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A Few Lessons In Growing A New Audience

George Kao
4 min readAug 3, 2018


I’ve just started a new business. It’s a side thing for now, as I’m only able to spend 2 hours a week on it. (The rest of my time I spend on my main business which pays the bills.)

I haven’t revealed what this new business is, because I want to re-experience what it’s like to build an audience from scratch. That’s the situation many of you find yourselves in… so I want to feel what it’s like to be in your shoes again.

In other words, I am purposely going without the support (or knowledge) of my current audience or network. It will truly be a new audience built from zero. I’m also doing this as a case study of what it’s like to apply my own marketing knowledge to a brand new thing.

Of course, I’m also withholding the mention of my own name on the new page, so that I start out there as a nobody.

I will be revealing this new project after I get some traction, so that I can give it a proper test.

This new project is also in a different field for me: personal/spiritual growth (another passion of mine), and not directly related to my current business of marketing consulting.

Here are a couple of lessons I’m learning in this new venture:

Lesson 1: Not easy to start from scratch! But you need to give your audience more options…

My first video on the new Facebook Page was a complete bust. I spent $40 to advertise it to audiences that I thought would be interested, and after reaching more than 2,500 people on Facebook, I got a whopping total of 2 likes, 0 comments, 0 shares, and still 0 page likes as a result.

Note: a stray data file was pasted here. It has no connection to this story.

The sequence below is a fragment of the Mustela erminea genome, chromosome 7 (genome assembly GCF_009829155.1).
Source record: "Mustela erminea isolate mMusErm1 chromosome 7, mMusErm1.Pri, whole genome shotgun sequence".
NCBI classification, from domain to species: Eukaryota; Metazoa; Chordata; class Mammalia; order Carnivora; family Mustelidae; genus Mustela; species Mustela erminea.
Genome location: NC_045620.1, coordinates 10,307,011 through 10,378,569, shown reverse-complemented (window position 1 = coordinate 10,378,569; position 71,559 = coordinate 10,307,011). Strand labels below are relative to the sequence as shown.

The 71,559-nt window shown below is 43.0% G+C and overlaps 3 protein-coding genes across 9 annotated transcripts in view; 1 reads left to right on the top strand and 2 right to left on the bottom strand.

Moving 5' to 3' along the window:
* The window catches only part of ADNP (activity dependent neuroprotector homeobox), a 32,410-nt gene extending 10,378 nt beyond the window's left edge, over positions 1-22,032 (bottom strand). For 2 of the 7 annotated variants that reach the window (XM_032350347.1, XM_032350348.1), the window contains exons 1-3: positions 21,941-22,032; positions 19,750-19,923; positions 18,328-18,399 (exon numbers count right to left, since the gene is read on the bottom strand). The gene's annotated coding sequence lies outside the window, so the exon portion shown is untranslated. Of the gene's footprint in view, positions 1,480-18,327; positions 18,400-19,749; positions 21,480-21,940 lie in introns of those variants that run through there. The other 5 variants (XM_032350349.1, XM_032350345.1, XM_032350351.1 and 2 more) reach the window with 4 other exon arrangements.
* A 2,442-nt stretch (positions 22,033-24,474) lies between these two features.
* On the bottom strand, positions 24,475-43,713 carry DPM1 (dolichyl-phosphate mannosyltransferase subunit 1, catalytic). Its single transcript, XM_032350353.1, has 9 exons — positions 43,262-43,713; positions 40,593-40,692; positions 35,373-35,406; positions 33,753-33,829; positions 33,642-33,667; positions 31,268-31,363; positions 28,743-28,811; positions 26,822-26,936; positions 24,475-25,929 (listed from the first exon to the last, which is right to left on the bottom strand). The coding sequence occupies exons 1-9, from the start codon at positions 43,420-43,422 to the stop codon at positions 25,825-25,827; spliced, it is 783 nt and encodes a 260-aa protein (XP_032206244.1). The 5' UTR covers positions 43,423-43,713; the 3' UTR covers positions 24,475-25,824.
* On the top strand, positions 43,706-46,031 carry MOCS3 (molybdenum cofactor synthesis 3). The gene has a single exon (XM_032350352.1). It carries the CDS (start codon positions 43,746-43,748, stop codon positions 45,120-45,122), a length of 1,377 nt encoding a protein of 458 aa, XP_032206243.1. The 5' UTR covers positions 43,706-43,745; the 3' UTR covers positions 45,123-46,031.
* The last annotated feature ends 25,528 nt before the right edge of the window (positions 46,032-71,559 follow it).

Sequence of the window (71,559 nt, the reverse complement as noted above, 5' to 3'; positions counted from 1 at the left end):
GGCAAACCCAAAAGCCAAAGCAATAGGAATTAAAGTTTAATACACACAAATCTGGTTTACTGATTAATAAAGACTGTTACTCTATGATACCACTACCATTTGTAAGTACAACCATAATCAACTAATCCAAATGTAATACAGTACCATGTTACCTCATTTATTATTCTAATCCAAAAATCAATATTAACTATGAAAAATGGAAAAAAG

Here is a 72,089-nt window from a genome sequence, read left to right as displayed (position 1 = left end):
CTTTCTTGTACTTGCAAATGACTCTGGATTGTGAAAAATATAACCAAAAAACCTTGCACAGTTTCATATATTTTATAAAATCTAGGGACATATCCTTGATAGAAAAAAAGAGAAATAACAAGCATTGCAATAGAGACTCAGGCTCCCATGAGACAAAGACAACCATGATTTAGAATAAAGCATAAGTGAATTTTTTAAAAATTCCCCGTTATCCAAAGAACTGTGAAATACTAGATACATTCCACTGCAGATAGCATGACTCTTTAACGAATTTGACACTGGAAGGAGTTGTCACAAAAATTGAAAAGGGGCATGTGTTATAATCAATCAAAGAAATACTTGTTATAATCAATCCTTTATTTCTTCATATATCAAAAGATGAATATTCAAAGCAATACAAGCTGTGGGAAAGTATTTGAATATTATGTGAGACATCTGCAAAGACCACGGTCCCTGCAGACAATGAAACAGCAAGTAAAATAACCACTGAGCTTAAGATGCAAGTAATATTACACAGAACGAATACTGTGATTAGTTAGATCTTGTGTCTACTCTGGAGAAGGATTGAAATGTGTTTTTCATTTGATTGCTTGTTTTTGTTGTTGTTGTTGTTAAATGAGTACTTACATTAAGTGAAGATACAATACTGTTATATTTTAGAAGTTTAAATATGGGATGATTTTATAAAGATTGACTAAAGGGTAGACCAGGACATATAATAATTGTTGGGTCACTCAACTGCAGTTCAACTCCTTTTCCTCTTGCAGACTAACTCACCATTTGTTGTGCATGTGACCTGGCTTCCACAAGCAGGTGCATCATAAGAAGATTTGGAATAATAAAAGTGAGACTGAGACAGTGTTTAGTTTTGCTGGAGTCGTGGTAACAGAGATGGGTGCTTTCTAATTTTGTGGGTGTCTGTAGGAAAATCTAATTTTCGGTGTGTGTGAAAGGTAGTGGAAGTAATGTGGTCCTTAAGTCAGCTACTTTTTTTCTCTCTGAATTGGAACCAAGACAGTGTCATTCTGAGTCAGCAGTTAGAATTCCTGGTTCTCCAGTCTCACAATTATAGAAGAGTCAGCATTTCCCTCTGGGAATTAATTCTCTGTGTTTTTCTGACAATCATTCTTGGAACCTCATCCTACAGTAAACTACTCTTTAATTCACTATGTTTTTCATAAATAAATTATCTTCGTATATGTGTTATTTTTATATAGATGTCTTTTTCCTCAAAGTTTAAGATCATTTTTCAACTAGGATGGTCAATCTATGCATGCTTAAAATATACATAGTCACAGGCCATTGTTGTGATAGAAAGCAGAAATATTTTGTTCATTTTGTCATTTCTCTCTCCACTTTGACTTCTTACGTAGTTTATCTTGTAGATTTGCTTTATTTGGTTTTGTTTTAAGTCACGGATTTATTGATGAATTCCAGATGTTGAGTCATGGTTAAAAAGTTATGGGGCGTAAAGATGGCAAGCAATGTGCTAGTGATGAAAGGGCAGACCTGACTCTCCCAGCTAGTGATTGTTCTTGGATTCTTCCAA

If I’ve learned anything about content marketing, it’s Quality through Quantity: you’ve got to give your audience enough options so they’ll tell you what they like.

My second video had better results: $40 spent reached 4,500 people (FB noticed that people watched this video for longer, so they shared it more widely, at the same cost), and got 7 likes, 1 comment (my first one ever!), 3 shares, and my first 2 page likes!

The third post I made was a text-only status update, a fairly long one, and for $40 it got 67 likes (!), 6 comments, 9 shares (!), 6 page likes… wow, much better than either of the first two postings. Lesson: a different format can make all the difference, as I mentioned in my post about “What if you’re not getting engagement on your content?”

Lesson 2: Manage the comments on your postings.

The first two comments on one of my videos were kind of weird (no punctuation / poor spelling) or negative.

I made the mistake of just leaving them up for a few days.

Then I decided to delete those weird/negative comments.

Within 24 hours of doing so, there were 4 new comments, this time positive or uplifting!

Lesson: weird/negative comments tend to discourage others from posting something positive or supportive. So, as soon as you see them, feel free to just delete them.

I’m not talking about legitimate, honest critique. Those comments would be good to engage with, saying thanks for their thoughtful feedback and thinking about how you can improve as a result.

But for comments that are only negative, without offering any valuable feedback or additional insights, those should be deleted quickly.

Lesson 3: Focus on my own growth, not what the audience thinks.

Given that I have no audience there yet, and everyone encountering my content is a stranger, it’s reasonable not to expect supportive engagement.

They owe me nothing, and will only judge my content on its merits, without knowing who I am.

Therefore the results are bound to be far less positive, compared to being in front of one’s warm audience or friends.

If I make the results the reason I do this, I will get discouraged quickly and quite soon.

If however I make the process of growth the reason that I keep doing this, then I can find the purpose and energy to keep practicing, to keep seeking my own growth, rather than a fixation on audience results.

What I know for sure: I need to become more skillful in this new field/topic, by creating more content. As I focus on the growth of my skills, then audience results should naturally follow.

In fact, I’m still trying to figure out what I’m really even saying in that new field, and that takes practice and observation as well.

The bottom line:

Pursue one’s inner growth, and external success will tend to follow as well.



George Kao

Authentic Business Coach & Author of 4 Books including "Authentic Content Marketing" and "Joyful Productivity"